Evaluation of aircraft emissions at London Heathrow Airport

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Abstract

A study to monitor Ultrafine Particles (UFP) at Heathrow Airport was undertaken in the autumn of 2017. The campaign followed on from a similar study in 2016, which put UFP at the airport into context with nearby measurements. The objective of the 2017 study was to undertake UFP monitoring at higher time resolution (60 second scans) and in a narrower particle size range (6–100 nm). High resolution data from the NOx, PM and Black Carbon analysers on site was also collected during the survey. Measurements were made at the runway station, LHR2 to attempt to characterise individual aircraft using the runway. Nucleation mode particles are again seen to predominantly originate from the airport, with highest concentrations associated with departing aircraft. While there is some correlation of nucleation particles with NOx and BC, these pollutants, together with PM mass and Aitken mode particles, also show strong associations with winds from off-airport directions. There is some evidence that BC emissions from landing aircraft are enriched in UV-active BC (UVPM), most likely as a result of tyre abrasion upon landing. Comparison of UFP measurements with the 2016 survey was not possible because of the differences in configuration of the SMPS for the two surveys. This observation demonstrates the importance of documenting SMPS configuration, to determine if comparison between published data is possible. Analysis of the 1 minute measurement data with associated aircraft departure information was used to group the data by aircraft type. Larger aircraft departing from the runway recorded higher measurements of nucleation particles and NOx compared to smaller aircraft, while emissions of BC, UVPM and NO2 appear to be dependent upon the age of the engine design, rather than the size of the aircraft.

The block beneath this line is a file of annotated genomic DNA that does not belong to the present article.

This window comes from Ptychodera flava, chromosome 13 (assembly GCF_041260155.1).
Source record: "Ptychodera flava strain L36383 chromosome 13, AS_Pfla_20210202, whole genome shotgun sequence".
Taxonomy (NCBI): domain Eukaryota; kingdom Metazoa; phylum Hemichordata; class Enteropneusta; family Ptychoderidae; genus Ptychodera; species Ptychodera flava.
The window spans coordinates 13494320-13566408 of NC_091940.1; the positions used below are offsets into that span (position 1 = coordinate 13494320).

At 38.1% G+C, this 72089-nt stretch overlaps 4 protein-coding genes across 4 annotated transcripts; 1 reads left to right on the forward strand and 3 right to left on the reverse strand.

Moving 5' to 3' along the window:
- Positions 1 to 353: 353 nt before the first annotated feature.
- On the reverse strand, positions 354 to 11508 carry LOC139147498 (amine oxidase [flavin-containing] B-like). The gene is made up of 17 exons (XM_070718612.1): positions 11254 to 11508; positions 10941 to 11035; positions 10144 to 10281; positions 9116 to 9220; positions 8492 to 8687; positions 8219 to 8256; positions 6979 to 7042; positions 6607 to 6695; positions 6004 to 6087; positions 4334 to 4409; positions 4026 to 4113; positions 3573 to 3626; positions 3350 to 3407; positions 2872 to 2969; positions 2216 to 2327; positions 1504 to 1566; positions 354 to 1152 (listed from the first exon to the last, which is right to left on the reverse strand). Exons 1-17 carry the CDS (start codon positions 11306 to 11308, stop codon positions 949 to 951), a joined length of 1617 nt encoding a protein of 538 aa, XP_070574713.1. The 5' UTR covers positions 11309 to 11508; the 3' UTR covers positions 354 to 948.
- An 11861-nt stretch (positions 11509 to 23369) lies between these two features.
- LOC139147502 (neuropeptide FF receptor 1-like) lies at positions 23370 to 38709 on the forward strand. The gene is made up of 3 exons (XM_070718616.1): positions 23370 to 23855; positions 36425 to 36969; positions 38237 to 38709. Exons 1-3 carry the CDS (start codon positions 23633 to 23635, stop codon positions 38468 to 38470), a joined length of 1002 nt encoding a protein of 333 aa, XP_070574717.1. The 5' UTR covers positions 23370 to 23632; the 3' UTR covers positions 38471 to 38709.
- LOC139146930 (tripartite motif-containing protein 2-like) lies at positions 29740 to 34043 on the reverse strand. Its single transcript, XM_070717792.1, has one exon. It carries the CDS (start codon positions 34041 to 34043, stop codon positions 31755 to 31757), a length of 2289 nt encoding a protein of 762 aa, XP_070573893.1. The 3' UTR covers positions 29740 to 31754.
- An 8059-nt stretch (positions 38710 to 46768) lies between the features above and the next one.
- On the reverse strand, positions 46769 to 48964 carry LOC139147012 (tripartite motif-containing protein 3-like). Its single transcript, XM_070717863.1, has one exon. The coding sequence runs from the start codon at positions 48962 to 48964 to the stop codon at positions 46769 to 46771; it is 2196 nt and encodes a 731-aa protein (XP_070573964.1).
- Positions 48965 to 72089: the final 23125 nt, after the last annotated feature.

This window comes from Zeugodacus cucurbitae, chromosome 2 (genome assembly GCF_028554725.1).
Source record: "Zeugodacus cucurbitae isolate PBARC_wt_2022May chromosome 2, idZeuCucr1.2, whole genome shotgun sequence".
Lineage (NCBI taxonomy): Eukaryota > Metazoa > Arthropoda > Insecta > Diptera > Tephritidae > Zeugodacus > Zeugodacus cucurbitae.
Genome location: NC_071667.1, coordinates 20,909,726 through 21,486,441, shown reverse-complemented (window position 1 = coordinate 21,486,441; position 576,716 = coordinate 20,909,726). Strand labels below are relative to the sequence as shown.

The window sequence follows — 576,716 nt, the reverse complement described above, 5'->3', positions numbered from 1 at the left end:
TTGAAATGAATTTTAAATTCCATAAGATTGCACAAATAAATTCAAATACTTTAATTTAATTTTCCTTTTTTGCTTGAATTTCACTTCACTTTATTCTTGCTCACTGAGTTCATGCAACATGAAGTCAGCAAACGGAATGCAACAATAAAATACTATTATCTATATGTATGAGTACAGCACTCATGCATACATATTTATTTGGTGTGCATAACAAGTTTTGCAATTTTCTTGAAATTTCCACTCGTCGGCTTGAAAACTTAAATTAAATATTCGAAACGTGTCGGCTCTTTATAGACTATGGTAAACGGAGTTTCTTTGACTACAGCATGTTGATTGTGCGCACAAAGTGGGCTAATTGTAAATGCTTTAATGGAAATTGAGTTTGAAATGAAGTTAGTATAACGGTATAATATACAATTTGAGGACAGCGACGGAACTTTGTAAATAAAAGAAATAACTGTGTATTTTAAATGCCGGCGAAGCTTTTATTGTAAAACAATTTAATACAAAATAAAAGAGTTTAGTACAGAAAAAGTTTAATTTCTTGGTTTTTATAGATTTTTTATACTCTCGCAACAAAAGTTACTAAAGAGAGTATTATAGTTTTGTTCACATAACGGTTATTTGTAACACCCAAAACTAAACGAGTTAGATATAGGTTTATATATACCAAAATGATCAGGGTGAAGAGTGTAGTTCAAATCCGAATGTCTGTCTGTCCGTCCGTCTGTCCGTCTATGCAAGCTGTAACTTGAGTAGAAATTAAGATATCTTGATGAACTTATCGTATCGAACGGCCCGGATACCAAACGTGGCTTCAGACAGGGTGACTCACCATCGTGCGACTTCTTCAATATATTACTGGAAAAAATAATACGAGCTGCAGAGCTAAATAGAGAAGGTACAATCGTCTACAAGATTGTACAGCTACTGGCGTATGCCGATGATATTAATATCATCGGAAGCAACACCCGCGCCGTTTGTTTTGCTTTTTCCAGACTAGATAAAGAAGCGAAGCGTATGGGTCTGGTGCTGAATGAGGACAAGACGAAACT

Original languageEnglish
Article number118226
Number of pages10
JournalAtmospheric Environment
Volume254
Early online date2 Feb 2021
DOIs
Publication statusPublished - 1 Jun 2021

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